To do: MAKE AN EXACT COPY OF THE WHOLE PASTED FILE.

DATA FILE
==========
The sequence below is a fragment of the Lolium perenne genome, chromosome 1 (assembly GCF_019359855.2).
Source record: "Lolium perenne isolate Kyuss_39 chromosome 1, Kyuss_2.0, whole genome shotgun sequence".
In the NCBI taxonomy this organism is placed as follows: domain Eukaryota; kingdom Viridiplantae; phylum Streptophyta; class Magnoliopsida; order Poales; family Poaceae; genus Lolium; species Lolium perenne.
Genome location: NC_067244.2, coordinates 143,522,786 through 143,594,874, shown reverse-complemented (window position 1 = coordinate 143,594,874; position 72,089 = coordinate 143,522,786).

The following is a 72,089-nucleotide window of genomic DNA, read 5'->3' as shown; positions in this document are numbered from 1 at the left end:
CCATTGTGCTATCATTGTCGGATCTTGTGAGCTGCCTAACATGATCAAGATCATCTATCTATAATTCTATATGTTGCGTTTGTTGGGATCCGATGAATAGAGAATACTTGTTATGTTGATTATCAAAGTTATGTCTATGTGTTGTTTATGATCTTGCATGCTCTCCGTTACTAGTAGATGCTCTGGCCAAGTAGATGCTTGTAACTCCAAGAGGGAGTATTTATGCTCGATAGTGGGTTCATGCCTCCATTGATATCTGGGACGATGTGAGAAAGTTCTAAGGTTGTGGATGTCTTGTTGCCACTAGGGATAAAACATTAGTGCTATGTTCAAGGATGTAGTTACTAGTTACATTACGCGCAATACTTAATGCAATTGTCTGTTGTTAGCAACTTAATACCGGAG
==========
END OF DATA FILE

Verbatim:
The sequence below is a fragment of the Lolium perenne genome, chromosome 1 (assembly GCF_019359855.2).
Source record: "Lolium perenne isolate Kyuss_39 chromosome 1, Kyuss_2.0, whole genome shotgun sequence".
In the NCBI taxonomy this organism is placed as follows: domain Eukaryota; kingdom Viridiplantae; phylum Streptophyta; class Magnoliopsida; order Poales; family Poaceae; genus Lolium; species Lolium perenne.
Genome location: NC_067244.2, coordinates 143,522,786 through 143,594,874, shown reverse-complemented (window position 1 = coordinate 143,594,874; position 72,089 = coordinate 143,522,786).

The following is a 72,089-nucleotide window of genomic DNA, read 5'->3' as shown; positions in this document are numbered from 1 at the left end:
CCATTGTGCTATCATTGTCGGATCTTGTGAGCTGCCTAACATGATCAAGATCATCTATCTATAATTCTATATGTTGCGTTTGTTGGGATCCGATGAATAGAGAATACTTGTTATGTTGATTATCAAAGTTATGTCTATGTGTTGTTTATGATCTTGCATGCTCTCCGTTACTAGTAGATGCTCTGGCCAAGTAGATGCTTGTAACTCCAAGAGGGAGTATTTATGCTCGATAGTGGGTTCATGCCTCCATTGATATCTGGGACGATGTGAGAAAGTTCTAAGGTTGTGGATGTCTTGTTGCCACTAGGGATAAAACATTAGTGCTATGTTCAAGGATGTAGTTACTAGTTACATTACGCGCAATACTTAATGCAATTGTCTGTTGTTAGCAACTTAATACCGGAG